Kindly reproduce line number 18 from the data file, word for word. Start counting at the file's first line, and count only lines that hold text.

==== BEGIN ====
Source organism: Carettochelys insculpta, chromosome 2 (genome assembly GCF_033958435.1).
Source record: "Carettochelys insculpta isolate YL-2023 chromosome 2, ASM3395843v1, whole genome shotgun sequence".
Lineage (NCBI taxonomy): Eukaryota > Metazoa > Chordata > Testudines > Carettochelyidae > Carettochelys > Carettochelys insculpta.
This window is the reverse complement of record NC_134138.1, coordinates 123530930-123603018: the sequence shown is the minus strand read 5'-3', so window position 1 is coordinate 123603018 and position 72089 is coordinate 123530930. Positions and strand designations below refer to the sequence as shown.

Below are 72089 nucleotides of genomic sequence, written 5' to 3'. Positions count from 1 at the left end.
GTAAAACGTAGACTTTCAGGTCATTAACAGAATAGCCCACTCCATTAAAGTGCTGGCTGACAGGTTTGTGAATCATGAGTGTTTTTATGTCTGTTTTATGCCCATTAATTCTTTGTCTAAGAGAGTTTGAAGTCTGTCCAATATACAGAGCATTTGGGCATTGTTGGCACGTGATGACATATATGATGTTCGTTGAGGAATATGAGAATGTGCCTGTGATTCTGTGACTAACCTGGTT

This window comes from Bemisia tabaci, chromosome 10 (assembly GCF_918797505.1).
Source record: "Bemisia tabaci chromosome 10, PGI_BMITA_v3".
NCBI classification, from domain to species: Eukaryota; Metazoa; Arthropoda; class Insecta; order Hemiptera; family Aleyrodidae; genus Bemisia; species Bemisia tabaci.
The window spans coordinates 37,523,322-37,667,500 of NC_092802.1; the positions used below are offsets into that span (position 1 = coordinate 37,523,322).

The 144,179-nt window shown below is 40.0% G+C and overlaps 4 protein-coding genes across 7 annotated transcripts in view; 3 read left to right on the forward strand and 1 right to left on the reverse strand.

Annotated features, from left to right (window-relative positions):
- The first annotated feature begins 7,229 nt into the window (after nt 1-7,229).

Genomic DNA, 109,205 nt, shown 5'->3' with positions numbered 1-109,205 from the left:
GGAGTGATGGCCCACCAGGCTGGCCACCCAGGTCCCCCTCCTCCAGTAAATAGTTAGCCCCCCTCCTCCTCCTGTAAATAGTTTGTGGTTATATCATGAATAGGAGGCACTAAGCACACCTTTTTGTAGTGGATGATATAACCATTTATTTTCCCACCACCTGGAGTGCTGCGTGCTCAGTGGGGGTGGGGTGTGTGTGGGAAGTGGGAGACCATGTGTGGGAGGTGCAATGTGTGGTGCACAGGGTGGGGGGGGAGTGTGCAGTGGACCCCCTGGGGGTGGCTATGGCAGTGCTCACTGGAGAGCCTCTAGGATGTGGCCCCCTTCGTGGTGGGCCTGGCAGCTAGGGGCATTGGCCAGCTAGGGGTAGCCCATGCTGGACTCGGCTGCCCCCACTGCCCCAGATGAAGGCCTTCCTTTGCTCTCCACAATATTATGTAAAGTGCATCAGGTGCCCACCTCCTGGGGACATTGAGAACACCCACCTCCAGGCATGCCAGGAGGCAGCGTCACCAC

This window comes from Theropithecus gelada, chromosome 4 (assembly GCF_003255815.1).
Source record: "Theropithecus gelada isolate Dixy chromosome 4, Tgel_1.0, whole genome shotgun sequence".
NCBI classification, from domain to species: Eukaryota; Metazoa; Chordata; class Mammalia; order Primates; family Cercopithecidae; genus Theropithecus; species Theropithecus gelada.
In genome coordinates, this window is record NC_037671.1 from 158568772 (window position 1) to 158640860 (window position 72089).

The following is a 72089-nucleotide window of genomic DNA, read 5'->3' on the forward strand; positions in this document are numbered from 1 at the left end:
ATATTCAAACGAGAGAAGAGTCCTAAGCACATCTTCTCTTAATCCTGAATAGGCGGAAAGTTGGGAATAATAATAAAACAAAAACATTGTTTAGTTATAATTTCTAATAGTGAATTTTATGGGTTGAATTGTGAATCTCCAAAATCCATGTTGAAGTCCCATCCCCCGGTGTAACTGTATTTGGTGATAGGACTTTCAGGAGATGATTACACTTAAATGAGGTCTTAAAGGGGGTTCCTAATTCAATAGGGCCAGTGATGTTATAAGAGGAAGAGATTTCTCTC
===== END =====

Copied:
NCBI classification, from domain to species: Eukaryota; Metazoa; Chordata; class Mammalia; order Primates; family Cercopithecidae; genus Theropithecus; species Theropithecus gelada.